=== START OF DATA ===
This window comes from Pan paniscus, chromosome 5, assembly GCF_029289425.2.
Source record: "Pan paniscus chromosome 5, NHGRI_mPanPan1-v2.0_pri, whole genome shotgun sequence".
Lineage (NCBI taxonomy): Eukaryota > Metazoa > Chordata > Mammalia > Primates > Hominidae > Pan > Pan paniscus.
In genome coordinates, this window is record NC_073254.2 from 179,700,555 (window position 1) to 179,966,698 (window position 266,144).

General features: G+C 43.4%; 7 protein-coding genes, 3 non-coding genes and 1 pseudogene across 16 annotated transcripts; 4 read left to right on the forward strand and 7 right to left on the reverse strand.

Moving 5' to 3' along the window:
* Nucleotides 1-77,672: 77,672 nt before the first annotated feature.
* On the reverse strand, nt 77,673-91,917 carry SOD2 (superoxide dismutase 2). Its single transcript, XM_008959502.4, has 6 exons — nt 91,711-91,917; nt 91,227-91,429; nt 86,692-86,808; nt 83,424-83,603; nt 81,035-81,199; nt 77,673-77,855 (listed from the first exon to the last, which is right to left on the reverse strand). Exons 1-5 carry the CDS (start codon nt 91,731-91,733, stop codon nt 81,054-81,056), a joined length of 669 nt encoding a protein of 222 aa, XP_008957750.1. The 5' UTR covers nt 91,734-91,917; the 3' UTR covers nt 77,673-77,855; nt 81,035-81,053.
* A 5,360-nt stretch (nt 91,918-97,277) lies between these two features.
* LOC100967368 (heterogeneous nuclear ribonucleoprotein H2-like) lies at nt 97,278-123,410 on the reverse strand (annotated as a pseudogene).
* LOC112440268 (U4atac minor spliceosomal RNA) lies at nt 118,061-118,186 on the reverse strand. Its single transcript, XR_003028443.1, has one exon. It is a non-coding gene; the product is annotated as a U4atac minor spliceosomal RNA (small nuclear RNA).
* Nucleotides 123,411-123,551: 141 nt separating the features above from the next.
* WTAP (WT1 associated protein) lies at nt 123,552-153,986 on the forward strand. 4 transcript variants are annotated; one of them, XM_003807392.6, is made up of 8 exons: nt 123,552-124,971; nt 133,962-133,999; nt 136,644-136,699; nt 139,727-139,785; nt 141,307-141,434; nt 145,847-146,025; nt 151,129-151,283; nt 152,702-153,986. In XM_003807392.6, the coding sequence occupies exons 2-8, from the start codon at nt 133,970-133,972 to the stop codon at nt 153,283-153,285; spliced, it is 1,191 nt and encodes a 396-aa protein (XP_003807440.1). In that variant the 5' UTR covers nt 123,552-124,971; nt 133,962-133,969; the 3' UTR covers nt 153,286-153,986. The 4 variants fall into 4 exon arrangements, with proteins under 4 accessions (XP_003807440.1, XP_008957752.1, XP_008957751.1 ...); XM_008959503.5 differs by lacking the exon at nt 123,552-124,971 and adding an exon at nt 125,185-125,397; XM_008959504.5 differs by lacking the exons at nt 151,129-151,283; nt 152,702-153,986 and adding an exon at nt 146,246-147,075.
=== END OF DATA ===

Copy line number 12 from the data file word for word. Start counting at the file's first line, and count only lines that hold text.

* Nucleotides 123,411-123,551: 141 nt separating the features above from the next.